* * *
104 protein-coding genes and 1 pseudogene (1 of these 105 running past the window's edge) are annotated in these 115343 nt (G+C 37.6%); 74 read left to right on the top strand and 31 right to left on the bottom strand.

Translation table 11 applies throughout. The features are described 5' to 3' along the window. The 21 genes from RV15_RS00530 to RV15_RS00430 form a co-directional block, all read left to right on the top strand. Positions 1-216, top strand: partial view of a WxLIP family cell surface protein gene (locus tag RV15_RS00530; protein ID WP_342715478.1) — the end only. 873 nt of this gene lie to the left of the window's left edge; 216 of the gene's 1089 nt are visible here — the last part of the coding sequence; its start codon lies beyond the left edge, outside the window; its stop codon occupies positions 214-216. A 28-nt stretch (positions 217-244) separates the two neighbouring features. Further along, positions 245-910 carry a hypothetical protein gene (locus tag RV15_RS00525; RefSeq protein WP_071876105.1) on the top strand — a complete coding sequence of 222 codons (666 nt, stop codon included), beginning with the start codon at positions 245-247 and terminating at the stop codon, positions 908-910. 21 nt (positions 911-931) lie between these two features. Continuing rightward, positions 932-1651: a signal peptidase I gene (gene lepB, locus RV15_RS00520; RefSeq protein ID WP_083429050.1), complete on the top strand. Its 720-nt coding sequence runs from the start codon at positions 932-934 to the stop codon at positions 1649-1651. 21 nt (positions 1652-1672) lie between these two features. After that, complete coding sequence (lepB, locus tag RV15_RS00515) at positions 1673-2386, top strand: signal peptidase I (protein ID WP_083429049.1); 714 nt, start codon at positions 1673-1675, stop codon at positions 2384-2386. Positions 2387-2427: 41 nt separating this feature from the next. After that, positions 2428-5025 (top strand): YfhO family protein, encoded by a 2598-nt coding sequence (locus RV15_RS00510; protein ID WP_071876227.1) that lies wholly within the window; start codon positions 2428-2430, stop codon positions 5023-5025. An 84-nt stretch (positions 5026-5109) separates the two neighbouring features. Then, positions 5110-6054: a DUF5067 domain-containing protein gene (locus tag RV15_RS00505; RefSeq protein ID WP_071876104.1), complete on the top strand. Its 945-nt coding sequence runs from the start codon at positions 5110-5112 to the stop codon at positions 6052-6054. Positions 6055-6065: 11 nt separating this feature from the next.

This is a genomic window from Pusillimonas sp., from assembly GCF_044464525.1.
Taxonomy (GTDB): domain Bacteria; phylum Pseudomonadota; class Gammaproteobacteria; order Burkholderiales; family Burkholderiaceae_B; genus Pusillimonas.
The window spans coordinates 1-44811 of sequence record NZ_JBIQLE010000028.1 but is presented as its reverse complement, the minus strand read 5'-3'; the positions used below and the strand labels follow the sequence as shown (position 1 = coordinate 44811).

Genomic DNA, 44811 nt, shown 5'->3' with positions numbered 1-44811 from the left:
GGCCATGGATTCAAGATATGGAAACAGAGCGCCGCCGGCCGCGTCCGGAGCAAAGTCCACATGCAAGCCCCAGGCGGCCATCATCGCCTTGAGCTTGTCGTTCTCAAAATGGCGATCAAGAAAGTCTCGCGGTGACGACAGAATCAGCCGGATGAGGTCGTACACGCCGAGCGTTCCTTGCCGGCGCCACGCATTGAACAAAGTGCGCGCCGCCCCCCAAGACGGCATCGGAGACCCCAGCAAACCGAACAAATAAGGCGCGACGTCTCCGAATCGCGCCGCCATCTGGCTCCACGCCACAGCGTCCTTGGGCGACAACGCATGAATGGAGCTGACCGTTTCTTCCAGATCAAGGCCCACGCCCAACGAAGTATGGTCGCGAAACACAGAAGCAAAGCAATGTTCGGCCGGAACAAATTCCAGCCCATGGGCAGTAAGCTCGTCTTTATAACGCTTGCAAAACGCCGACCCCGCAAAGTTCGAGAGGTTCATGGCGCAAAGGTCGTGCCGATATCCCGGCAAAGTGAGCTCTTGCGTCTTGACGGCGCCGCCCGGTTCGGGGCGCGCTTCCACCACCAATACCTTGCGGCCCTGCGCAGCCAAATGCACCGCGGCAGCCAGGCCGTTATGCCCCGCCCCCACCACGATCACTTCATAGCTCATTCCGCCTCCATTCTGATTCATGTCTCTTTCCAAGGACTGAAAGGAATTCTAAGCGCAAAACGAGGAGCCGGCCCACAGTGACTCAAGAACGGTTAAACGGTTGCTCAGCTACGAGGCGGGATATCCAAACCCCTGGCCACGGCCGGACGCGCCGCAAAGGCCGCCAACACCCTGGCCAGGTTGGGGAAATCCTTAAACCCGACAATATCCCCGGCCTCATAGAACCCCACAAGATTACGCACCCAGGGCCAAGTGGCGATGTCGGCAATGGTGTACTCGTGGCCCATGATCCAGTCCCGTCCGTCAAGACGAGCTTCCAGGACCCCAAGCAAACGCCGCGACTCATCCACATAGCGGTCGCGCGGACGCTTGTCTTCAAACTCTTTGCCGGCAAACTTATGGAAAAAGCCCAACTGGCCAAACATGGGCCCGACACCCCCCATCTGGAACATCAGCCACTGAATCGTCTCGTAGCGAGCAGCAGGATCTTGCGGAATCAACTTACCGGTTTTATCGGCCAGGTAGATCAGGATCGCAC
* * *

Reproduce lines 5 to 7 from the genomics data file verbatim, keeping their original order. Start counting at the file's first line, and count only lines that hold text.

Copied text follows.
The window spans coordinates 1-44811 of sequence record NZ_JBIQLE010000028.1 but is presented as its reverse complement, the minus strand read 5'-3'; the positions used below and the strand labels follow the sequence as shown (position 1 = coordinate 44811).

Genomic DNA, 44811 nt, shown 5'->3' with positions numbered 1-44811 from the left:
GGCCATGGATTCAAGATATGGAAACAGAGCGCCGCCGGCCGCGTCCGGAGCAAAGTCCACATGCAAGCCCCAGGCGGCCATCATCGCCTTGAGCTTGTCGTTCTCAAAATGGCGATCAAGAAAGTCTCGCGGTGACGACAGAATCAGCCGGATGAGGTCGTACACGCCGAGCGTTCCTTGCCGGCGCCACGCATTGAACAAAGTGCGCGCCGCCCCCCAAGACGGCATCGGAGACCCCAGCAAACCGAACAAATAAGGCGCGACGTCTCCGAATCGCGCCGCCATCTGGCTCCACGCCACAGCGTCCTTGGGCGACAACGCATGAATGGAGCTGACCGTTTCTTCCAGATCAAGGCCCACGCCCAACGAAGTATGGTCGCGAAACACAGAAGCAAAGCAATGTTCGGCCGGAACAAATTCCAGCCCATGGGCAGTAAGCTCGTCTTTATAACGCTTGCAAAACGCCGACCCCGCAAAGTTCGAGAGGTTCATGGCGCAAAGGTCGTGCCGATATCCCGGCAAAGTGAGCTCTTGCGTCTTGACGGCGCCGCCCGGTTCGGGGCGCGCTTCCACCACCAATACCTTGCGGCCCTGCGCAGCCAAATGCACCGCGGCAGCCAGGCCGTTATGCCCCGCCCCCACCACGATCACTTCATAGCTCATTCCGCCTCCATTCTGATTCATGTCTCTTTCCAAGGACTGAAAGGAATTCTAAGCGCAAAACGAGGAGCCGGCCCACAGTGACTCAAGAACGGTTAAACGGTTGCTCAGCTACGAGGCGGGATATCCAAACCCCTGGCCACGGCCGGACGCGCCGCAAAGGCCGCCAACACCCTGGCCAGGTTGGGGAAATCCTTAAACCCGACAATATCCCCGGCCTCATAGAACCCCACAAGATTACGCACCCAGGGCCAAGTGGCGATGTCGGCAATGGTGTACTCGTGGCCCATGATCCAGTCCCGTCCGTCAAGACGAGCTTCCAGGACCCCAAGCAAACGCCGCGACTCATCCACATAGCGGTCGCGCGGACGCTTGTCTTCAAACTCTTTGCCGGCAAACTTATGGAAAAAGCCCAACTGGCCAAACATGGGCCCGACACCCCCCATCTGGAACATCAGCCACTGAATCGTCTCGTAGCGAGCAGCAGGATCTTGCGGAATCAACTTACCGGTTTTATCGGCCAGGTAGATCAGGATCGCAC